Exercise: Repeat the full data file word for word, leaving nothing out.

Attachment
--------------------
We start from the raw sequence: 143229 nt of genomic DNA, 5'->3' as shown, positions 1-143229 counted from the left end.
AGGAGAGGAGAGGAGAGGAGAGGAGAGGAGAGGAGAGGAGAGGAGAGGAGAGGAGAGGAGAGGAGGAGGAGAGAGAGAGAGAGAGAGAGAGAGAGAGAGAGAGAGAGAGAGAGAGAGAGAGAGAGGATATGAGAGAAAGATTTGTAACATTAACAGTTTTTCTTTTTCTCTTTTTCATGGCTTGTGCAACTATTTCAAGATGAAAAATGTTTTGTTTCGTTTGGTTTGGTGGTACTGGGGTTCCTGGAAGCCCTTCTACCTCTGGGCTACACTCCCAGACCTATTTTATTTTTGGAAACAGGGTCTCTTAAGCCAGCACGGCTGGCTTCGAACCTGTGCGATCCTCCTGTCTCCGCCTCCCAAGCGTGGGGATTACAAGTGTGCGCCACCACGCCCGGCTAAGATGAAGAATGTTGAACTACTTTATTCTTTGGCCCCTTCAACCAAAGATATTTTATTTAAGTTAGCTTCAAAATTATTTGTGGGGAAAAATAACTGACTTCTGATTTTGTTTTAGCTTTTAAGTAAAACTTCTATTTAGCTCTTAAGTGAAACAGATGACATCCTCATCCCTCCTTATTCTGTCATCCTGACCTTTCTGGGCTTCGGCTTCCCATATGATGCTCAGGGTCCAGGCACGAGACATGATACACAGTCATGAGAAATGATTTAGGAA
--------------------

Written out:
We start from the raw sequence: 143229 nt of genomic DNA, 5'->3' as shown, positions 1-143229 counted from the left end.
AGGAGAGGAGAGGAGAGGAGAGGAGAGGAGAGGAGAGGAGAGGAGAGGAGAGGAGAGGAGAGGAGGAGGAGAGAGAGAGAGAGAGAGAGAGAGAGAGAGAGAGAGAGAGAGAGAGAGAGAGAGAGGATATGAGAGAAAGATTTGTAACATTAACAGTTTTTCTTTTTCTCTTTTTCATGGCTTGTGCAACTATTTCAAGATGAAAAATGTTTTGTTTCGTTTGGTTTGGTGGTACTGGGGTTCCTGGAAGCCCTTCTACCTCTGGGCTACACTCCCAGACCTATTTTATTTTTGGAAACAGGGTCTCTTAAGCCAGCACGGCTGGCTTCGAACCTGTGCGATCCTCCTGTCTCCGCCTCCCAAGCGTGGGGATTACAAGTGTGCGCCACCACGCCCGGCTAAGATGAAGAATGTTGAACTACTTTATTCTTTGGCCCCTTCAACCAAAGATATTTTATTTAAGTTAGCTTCAAAATTATTTGTGGGGAAAAATAACTGACTTCTGATTTTGTTTTAGCTTTTAAGTAAAACTTCTATTTAGCTCTTAAGTGAAACAGATGACATCCTCATCCCTCCTTATTCTGTCATCCTGACCTTTCTGGGCTTCGGCTTCCCATATGATGCTCAGGGTCCAGGCACGAGACATGATACACAGTCATGAGAAATGATTTAGGAA